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Definition

There is a clear difference between a forced marriage and an arranged marriage. In arranged marriages, the families of both spouses take a leading role in arranging the marriage but the choice of whether or not to accept the arrangement remains with the young people.

In a forced marriage, one or both spouses do not consent to the arrangement of the marriage and some elements of duress are involved. Duress can include physical, psychological, financial, sexual and emotional pressure. Forced Marriage is an abuse of human rights and, where a child is involved, an abuse of the rights of the child.

Forced marriage involving anyone under the age of 18 constitutes a form of child abuse. A child who is forced into marriage is likely to suffer Significant Harm through physical, sexual or emotional abuse. Forced marriage can and does have a negative impact on a child’s health and development, and can also result in sexual violence including rape.

If a child is forced to marry, he or she may be taken abroad for an extended period of time which could amount to child abduction. In addition, a child in such a situation will be absent from school resulting in the loss of educational opportunity, and possibly also future employment opportunity. Even if the child is not taken abroad, they are likely to be taken out of school so as to ensure that they do not talk about their situation with their peers.


Risks

One serious consequence of forced marriage is the increased likelihood of domestic abuse and sexual abuse. Any child forced into marriage faces an increased risk of rape and sexual abuse as they may not wish to consent, or may not be the legal age to consent to a sexual relationship. This in turn may result in unwanted pregnancies or enforced abortions.

Under the age of 16 marriage in the United Kingdom is illegal.

Female Genital Mutilation may also be a factor in cases of forced marriage. See also Female Genital Mutilation (FGM) Safeguarding Practice Guidance.

Circumstances can change quickly and increase the risk to the victim and any friends/family members supporting the victim - especially following a disclosure to the police. Perpetrators may respond by moving the victim or bringing forward a forced marriage.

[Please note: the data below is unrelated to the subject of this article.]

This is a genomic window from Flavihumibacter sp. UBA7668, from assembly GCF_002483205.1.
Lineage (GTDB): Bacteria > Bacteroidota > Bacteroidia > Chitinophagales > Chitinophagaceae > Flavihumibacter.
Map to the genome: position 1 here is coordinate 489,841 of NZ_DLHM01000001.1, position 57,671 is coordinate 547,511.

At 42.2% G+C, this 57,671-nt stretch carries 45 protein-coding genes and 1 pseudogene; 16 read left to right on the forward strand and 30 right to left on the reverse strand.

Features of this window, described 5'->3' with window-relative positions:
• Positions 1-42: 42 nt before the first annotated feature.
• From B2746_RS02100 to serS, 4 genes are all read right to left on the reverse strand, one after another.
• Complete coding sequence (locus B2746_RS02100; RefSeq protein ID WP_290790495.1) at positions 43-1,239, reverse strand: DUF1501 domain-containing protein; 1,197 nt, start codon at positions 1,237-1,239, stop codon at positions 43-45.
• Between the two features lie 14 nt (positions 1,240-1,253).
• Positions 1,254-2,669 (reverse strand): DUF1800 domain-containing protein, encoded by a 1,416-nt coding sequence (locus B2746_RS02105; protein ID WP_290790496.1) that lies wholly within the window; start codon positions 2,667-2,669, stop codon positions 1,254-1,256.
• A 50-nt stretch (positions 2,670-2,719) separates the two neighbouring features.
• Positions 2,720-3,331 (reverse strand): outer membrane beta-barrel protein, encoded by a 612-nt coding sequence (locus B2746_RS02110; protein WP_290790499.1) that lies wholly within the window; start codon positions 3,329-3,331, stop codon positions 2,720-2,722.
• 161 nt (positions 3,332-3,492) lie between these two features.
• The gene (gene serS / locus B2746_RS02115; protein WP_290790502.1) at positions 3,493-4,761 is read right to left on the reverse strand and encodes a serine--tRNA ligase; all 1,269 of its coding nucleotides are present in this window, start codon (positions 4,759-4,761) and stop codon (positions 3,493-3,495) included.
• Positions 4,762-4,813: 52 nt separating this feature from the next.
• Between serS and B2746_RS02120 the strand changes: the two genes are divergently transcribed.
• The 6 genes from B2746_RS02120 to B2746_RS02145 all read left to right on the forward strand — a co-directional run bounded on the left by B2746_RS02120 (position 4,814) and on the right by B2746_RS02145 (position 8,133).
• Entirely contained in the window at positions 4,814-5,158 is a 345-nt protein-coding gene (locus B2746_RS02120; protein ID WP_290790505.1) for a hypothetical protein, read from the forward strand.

Perpetrators will use controlling and coercive methods to control the victim.

Women, men and younger members of the family can all be involved in perpetrating the abuse. Offences that may be committed include; common assault, grievous bodily harm, harassment, false imprisonment, kidnap, threats to kill and murder. There may be instances of child trafficking.

Perpetrators may take victims abroad for the purpose of forced marriage, under the pretext of a family holiday, a wedding or illness of a grandparent/family member.

The risks of emotional abuse through being stigmatised by family and the wider community are also present; these in turn may lead to serious consequences for the individual in terms of their mental health or self-harming behaviour.

Children are also deprived of the normal range of opportunities and experiences available to their peers when they are pressurised into marriage against their will.


The Motives Prompting Forced Marriage

Parents who force their children to marry may justify their behaviour as protecting their children, building stronger families and preserving cultural or religious traditions. However, this is misguided as every major faith condemns it, and freely given consent to marriage is a pre-requisite of all religions.

Other key motives include:

  • Controlling unwanted behaviour and sexuality, including perceived promiscuity or being lesbian, gay, bisexual or transgender;
  • Controlling behaviour such as wearing make-up or using drugs/alcohol or behaviour that is perceived as being in an unwanted “westernised manner”;
  • Preventing “unsuitable“ relationships e.g. outside the ethnic, religious or “caste” group;
  • Protecting family honour “izzat”;
  • Responding to peer group, family or community pressure;
  • Strengthening family links;
  • Achieving financial gain;
  • Ensuring that land, property and wealth remain in the family;
  • Ensuring care for a child with special needs when existing carers are unable to fulfil that role;
  • Assisting claims for UK residence and citizenship; and
  • Long standing family commitments and agreements.

In addition to this there may be circumstances which place children at increased risk of being forced into marriage. These circumstances may include:

  • When a parent / carer dies, particularly the father and the remaining parent / carer feels an urgency to ensure the children are married;
  • When a step parent moves into the household;